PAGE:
It surely isn't the most wonderful time of the year for every team—the New York Knicks have made that abundantly clear.
But in San Antonio, there's plenty to celebrate.
The San Antonio Spurs have started the season strong and haven't showed any indication of slowing down. But even a near-perfect squad has its obstacles to overcome and areas at which it will need to improve.
During this holiday season, don't hesitate to add a few more wishes to your list, with the hopes that the Spurs' success remains consistent and lasting.
If there was one obstacle that could thoroughly destroy the Spurs' title hopes, it would be a long-term injury to Tony Parker.
Parker holds the team's fate in his hands, and any setback for the superstar point guard might spell doom for the entire franchise.
That's why the entire Spurs organization held its collective breath when Parker went down on Wednesday night against the Los Angeles Clippers.
Luckily, the injury was discovered to be a simple shin bruise and not something more severe in nature, a la Derrick Rose. The Spurs have confirmed that Parker will miss at least two games, and while any time off is less than ideal, it's comforting to know that it is not anything too serious.
That said, it wouldn't hurt to cross your fingers for both Parker's return and to hope that the Spurs avoid any future injuries that might hinder their prosperity.
San Antonio is predicated on team chemistry, and a single block plucked from its delicate structure could collapse the entire arrangement.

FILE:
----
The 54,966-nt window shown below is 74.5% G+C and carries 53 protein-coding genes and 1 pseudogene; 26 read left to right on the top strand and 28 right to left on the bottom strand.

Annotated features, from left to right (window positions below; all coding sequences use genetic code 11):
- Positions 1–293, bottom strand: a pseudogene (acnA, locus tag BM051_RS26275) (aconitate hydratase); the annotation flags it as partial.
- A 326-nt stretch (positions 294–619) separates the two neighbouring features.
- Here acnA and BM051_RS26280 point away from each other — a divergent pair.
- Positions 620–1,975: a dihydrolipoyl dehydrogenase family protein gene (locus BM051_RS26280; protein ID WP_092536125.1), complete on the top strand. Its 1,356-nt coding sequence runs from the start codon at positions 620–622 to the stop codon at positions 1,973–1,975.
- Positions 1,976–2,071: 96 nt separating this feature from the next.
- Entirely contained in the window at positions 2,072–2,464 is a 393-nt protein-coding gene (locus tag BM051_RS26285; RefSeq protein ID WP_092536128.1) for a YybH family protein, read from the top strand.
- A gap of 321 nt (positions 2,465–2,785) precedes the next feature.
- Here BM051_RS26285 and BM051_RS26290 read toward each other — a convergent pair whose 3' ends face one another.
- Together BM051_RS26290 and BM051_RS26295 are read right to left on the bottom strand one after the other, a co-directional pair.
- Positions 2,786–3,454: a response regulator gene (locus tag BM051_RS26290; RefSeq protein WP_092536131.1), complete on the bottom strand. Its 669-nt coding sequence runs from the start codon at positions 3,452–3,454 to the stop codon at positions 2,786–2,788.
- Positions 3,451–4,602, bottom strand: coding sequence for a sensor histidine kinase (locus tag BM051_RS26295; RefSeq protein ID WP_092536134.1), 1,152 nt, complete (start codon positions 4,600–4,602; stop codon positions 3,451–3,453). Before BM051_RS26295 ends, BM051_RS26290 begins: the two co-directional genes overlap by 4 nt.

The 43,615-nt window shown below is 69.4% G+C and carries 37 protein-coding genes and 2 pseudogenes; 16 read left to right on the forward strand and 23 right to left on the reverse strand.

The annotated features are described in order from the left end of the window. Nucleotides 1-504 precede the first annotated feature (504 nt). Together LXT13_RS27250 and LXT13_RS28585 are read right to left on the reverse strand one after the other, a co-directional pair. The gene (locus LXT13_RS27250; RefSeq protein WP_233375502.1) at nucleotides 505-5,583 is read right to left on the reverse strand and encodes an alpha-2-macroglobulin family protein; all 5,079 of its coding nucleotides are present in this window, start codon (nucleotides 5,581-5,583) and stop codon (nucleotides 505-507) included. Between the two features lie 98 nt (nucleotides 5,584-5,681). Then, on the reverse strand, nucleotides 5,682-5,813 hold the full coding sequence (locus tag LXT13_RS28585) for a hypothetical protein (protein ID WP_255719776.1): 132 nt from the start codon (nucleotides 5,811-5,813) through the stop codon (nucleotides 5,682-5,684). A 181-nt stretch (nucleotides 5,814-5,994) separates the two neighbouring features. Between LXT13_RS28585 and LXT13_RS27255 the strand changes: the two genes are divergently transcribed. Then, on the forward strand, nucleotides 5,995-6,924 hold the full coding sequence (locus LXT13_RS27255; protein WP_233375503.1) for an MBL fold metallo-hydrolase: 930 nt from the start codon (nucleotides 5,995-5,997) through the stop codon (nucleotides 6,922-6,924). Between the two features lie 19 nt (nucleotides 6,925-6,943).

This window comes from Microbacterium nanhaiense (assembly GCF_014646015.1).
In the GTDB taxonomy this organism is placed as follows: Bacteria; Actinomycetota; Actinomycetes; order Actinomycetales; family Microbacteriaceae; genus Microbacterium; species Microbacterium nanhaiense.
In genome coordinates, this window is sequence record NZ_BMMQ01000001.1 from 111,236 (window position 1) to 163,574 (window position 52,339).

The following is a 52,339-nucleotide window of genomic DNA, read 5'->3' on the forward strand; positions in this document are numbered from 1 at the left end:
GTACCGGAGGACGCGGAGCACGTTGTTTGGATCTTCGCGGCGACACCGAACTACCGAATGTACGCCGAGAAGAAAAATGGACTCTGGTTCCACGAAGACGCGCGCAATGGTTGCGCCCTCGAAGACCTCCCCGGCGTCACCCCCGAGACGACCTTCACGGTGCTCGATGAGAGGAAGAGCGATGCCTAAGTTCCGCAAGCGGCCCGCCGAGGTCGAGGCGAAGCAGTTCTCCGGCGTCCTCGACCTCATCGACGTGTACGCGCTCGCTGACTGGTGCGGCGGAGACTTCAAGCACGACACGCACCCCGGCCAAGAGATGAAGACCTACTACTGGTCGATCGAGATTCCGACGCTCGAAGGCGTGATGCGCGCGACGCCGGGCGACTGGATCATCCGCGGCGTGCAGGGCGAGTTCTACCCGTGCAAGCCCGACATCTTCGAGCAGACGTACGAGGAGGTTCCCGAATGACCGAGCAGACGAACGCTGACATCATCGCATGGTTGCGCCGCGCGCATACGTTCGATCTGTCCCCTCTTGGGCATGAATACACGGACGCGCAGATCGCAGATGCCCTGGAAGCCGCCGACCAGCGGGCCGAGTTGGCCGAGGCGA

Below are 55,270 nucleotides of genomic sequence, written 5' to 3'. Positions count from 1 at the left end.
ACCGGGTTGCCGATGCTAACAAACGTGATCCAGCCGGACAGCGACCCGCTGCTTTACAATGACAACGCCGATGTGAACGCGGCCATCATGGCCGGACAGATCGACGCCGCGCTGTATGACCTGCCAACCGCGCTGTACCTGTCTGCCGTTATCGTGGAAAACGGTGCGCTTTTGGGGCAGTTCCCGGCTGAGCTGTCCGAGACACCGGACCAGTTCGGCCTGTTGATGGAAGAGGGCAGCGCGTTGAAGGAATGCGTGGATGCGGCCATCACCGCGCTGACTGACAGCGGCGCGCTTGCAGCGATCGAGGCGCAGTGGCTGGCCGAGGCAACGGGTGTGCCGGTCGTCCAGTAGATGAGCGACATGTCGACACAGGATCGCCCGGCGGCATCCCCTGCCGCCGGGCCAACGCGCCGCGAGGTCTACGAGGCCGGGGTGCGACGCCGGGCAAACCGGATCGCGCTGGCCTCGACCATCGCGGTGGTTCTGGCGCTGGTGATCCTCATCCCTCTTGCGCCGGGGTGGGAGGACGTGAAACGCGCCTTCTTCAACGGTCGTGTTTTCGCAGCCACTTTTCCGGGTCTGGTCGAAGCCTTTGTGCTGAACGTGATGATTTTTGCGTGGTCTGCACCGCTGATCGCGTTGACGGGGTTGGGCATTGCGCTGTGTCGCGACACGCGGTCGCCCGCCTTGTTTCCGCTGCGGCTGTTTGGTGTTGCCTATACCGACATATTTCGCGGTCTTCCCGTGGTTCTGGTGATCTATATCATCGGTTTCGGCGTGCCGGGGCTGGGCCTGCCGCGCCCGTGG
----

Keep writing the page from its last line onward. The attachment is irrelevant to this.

Good health isn't the desire of only the Spurs. That should headline every fan's wish list this holiday season.
You know how little kids always make that one far-fetched holiday request that is virtually impossible to grant?
Well, here's the Spurs' version of that pipe dream which seemingly reemerges on fans' wish lists every year.
I wish—and I'd be remiss to declare that I stand alone—that for once in his career, Manu Ginobili adds a level of consistency to his erratic style of play.
Too unreasonable? It's been painful to watch Ginobili at times, but at other times, it has been a complete joy. It all depends on which Ginobili shows up. The two-time All-Star will either be ridiculed or praised by NBA pundits everywhere.
His play in last year's NBA Finals has remained a source of jest, though he has responded with a slew of throwback performances in 2013-14.
Ideally for the Spurs, the element of mystery regarding which Ginobili will show up for any given game will be put to rest, and a consistently beneficial version of the sixth man will become the norm for San Antonio.
The Hanukkah story describes a miracle of light, in which a one-night supply of oil lasted eight nights before burning out.
In Tim Duncan's case, the oil was supposed to run out a long, long time ago.
Fortunately for the Spurs, it hasn't.
Duncan has seemingly unearthed the secret to defying age, as his resurgent 2012-13 campaign suggested. This season, he struggled out of the gate, but the 37-year-old has recently found his footing and seems poised for another vintage season.